In his bi-weekly Hot List newsletter, Validea CEO John Reese offers his take on the markets and investment strategy. In the latest issue, John talks about some of the current fears in the market, and why they aren’t deterring him from buying stocks.
Excerpted from the Jan. 18, 2013 issue of the Validea Hot List newsletter
The 2013 year has started off with a bang for investors, with the S&P 500 already up about 4% (through yesterday). In many cases, a 4% gain over two weeks would be a sign that investors are feeling pretty good about things. Not so with this 4% gain, however. Clouds continue to hover over the investment world — some fear that the U.S. debt ceiling battle won’t be resolved, causing America to default on its debt for the first time ever; some say earnings estimates are still too high, and that growth is going to grind to a halt at some point this year; and some fear that turmoil in the Middle East will jolt markets sometime soon.
Those issues are all legitimate and must be dealt with. But, frankly, from an investment perspective, their presence is probably a bullish factor. All you have to do is look at the past few years to understand why. Since 2008, the financial world has jumped from fears of a global economic and financial system collapse, to fears of Middle East turmoil causing major oil market disruptions, to fears of a Eurozone demise, to fears of a U.S. default, to fears of the U.S. fiscal cliff, and now back to fears of a U.S. default. And, while all of those issues were serious ones, each time the fear turned out to be worse than the reality. We have not fallen into a depression; the Eurozone has not collapsed; the U.S. did not belly flop off the fiscal cliff. In fact, things have improved quite a bit in recent years. Unemployment has fallen from a peak of 10% down to 7.8%; the service sector has expanded every month for the past three years; housing starts are way up, as are home prices; and the stock market is up nearly 120% from its March 2009 low.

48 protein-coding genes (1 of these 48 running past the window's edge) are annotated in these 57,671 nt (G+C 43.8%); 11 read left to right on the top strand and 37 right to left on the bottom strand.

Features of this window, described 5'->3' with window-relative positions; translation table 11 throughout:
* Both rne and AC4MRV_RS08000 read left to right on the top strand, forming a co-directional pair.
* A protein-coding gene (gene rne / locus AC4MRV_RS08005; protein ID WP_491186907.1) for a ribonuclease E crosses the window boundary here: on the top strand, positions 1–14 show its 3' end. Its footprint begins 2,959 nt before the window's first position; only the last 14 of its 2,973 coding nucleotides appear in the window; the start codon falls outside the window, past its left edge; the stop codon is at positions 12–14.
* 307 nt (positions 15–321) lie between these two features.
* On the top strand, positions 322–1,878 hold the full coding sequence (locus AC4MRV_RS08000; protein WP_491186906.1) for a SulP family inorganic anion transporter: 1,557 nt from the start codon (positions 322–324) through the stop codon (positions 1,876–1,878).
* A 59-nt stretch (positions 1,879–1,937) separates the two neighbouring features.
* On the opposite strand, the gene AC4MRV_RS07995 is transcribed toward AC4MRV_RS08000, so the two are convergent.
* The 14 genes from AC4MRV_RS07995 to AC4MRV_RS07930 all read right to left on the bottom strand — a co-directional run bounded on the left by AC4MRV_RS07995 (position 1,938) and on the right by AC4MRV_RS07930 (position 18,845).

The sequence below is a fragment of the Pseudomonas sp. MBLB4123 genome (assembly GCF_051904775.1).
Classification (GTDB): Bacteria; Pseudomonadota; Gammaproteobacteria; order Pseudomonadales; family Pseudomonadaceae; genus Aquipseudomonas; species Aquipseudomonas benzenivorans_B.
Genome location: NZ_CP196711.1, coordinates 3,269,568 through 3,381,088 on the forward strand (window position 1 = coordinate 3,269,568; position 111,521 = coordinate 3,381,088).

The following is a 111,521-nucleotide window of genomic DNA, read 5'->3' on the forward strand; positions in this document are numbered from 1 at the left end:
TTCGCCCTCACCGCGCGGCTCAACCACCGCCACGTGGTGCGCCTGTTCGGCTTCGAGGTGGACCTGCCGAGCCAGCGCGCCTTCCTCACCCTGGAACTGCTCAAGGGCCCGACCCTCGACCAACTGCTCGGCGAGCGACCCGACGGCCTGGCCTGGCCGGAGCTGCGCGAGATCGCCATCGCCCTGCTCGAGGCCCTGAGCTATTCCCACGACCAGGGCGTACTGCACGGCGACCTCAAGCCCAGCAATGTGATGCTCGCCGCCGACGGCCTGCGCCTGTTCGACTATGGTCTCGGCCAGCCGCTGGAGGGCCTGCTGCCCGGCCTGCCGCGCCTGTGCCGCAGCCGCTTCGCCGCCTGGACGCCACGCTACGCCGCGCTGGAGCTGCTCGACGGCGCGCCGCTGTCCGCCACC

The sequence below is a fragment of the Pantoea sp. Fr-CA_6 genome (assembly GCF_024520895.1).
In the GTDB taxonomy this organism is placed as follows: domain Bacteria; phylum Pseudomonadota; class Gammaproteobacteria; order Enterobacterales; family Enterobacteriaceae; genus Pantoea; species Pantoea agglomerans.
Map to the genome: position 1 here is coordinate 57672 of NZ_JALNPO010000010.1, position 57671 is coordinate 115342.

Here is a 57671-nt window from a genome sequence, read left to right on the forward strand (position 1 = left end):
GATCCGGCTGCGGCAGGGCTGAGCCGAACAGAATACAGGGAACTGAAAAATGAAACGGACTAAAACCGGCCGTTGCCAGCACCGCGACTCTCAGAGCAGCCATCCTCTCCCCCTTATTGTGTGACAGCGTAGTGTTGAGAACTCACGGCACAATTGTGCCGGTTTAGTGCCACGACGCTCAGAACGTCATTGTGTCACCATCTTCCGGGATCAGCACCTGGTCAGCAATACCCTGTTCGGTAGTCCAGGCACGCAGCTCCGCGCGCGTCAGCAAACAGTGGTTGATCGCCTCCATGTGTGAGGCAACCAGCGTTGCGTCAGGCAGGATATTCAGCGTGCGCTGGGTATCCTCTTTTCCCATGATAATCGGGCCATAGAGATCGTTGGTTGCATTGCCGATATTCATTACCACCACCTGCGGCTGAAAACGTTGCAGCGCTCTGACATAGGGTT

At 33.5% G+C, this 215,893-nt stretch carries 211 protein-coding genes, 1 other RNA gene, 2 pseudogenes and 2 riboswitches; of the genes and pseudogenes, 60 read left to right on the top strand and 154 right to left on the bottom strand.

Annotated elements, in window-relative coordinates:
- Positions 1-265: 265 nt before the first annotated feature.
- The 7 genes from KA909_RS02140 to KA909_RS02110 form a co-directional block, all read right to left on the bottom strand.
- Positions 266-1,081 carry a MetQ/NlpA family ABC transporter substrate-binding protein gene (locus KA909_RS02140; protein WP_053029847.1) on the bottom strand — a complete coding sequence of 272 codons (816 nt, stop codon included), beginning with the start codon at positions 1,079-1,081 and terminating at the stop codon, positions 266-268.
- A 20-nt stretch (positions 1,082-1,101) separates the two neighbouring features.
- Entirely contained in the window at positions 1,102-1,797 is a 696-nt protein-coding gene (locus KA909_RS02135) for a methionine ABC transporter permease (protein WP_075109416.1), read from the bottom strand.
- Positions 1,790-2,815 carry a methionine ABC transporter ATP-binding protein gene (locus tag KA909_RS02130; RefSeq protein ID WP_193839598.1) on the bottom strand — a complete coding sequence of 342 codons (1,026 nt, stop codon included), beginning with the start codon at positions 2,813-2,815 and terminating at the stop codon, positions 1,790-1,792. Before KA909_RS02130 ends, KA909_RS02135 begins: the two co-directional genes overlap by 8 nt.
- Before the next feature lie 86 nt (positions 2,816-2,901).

Fears being worse than reality isn’t anything new in the investment world. We humans are emotional creatures, and we tend to overreact to news (both on the downside and the upside. And in late 2008 and early 2009, things got so scary that many have become particularly prone to thinking that the worst is going to happen whenever problems emerge. The media doesn’t help — doom and gloom has been dominating the headlines for years now, drowning out the many positive signs that have emerged. Having been caught with their pants down when the 2008 crisis hit, I think most news outlets are leaning toward the negative side, fearing that they will lose more credibility if they fail to see another crisis coming. Plus, let’s face it: Negative news attracts more viewers and readers.
But remember, fear is an investor’s ally. Warren Buffett has famously said that “if [investors] insist on trying to time their participation in equities, they should try to be fearful when others are greedy and greedy only when others are fearful.” His fellow investing great, Peter Lynch, has also stressed the importance of not giving into fear, once saying that “the real key to making money in stocks is not to get scared out of them.”
That advice goes for both the broader market, and individual stocks. In a September 2011 interview on CNBC, Joel Greenblatt, another of the great investors upon whom I base my strategies, explained the common thread among the companies that his quantitative system tends to target: “Each one of those companies is hated brutally by people,” he said. At the time, Greenblatt was very bullish on stocks, even though the marketplace was filled with fear. “It’s a very scary time to invest,” he said, “and that’s when you get your best bargains.” In the 16 months since that interview, the S&P 500 is up about 26%.